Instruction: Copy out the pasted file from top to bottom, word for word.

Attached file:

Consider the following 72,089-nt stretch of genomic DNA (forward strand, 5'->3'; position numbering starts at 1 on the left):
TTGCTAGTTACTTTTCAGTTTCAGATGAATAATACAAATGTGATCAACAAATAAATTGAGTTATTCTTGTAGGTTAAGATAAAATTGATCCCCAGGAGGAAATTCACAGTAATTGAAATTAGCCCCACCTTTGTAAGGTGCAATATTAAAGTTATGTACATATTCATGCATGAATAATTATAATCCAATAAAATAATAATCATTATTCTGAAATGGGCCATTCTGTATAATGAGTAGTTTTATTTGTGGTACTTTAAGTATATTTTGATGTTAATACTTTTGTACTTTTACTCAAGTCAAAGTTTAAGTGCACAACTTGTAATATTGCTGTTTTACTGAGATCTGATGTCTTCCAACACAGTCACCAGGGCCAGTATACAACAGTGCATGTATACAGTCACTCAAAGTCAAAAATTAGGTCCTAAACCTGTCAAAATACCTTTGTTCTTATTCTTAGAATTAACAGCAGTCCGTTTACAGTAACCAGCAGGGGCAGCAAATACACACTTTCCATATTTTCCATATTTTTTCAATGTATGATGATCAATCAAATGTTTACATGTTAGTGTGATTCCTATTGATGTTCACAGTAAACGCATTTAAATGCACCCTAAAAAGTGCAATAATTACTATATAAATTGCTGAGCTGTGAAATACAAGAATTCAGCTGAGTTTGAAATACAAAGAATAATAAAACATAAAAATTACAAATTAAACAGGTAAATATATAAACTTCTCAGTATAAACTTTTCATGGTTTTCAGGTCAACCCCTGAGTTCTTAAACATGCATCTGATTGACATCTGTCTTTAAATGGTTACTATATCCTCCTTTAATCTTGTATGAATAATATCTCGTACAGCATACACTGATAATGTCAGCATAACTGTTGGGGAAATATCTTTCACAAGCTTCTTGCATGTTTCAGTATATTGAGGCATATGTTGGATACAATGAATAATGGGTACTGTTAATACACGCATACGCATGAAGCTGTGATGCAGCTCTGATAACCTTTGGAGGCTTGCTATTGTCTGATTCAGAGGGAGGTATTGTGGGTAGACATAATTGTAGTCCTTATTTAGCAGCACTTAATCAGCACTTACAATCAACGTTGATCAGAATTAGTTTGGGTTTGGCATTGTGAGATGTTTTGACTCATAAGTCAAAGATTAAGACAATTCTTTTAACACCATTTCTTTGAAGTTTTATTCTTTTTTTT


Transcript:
Consider the following 72,089-nt stretch of genomic DNA (forward strand, 5'->3'; position numbering starts at 1 on the left):
TTGCTAGTTACTTTTCAGTTTCAGATGAATAATACAAATGTGATCAACAAATAAATTGAGTTATTCTTGTAGGTTAAGATAAAATTGATCCCCAGGAGGAAATTCACAGTAATTGAAATTAGCCCCACCTTTGTAAGGTGCAATATTAAAGTTATGTACATATTCATGCATGAATAATTATAATCCAATAAAATAATAATCATTATTCTGAAATGGGCCATTCTGTATAATGAGTAGTTTTATTTGTGGTACTTTAAGTATATTTTGATGTTAATACTTTTGTACTTTTACTCAAGTCAAAGTTTAAGTGCACAACTTGTAATATTGCTGTTTTACTGAGATCTGATGTCTTCCAACACAGTCACCAGGGCCAGTATACAACAGTGCATGTATACAGTCACTCAAAGTCAAAAATTAGGTCCTAAACCTGTCAAAATACCTTTGTTCTTATTCTTAGAATTAACAGCAGTCCGTTTACAGTAACCAGCAGGGGCAGCAAATACACACTTTCCATATTTTCCATATTTTTTCAATGTATGATGATCAATCAAATGTTTACATGTTAGTGTGATTCCTATTGATGTTCACAGTAAACGCATTTAAATGCACCCTAAAAAGTGCAATAATTACTATATAAATTGCTGAGCTGTGAAATACAAGAATTCAGCTGAGTTTGAAATACAAAGAATAATAAAACATAAAAATTACAAATTAAACAGGTAAATATATAAACTTCTCAGTATAAACTTTTCATGGTTTTCAGGTCAACCCCTGAGTTCTTAAACATGCATCTGATTGACATCTGTCTTTAAATGGTTACTATATCCTCCTTTAATCTTGTATGAATAATATCTCGTACAGCATACACTGATAATGTCAGCATAACTGTTGGGGAAATATCTTTCACAAGCTTCTTGCATGTTTCAGTATATTGAGGCATATGTTGGATACAATGAATAATGGGTACTGTTAATACACGCATACGCATGAAGCTGTGATGCAGCTCTGATAACCTTTGGAGGCTTGCTATTGTCTGATTCAGAGGGAGGTATTGTGGGTAGACATAATTGTAGTCCTTATTTAGCAGCACTTAATCAGCACTTACAATCAACGTTGATCAGAATTAGTTTGGGTTTGGCATTGTGAGATGTTTTGACTCATAAGTCAAAGATTAAGACAATTCTTTTAACACCATTTCTTTGAAGTTTTATTCTTTTTTTT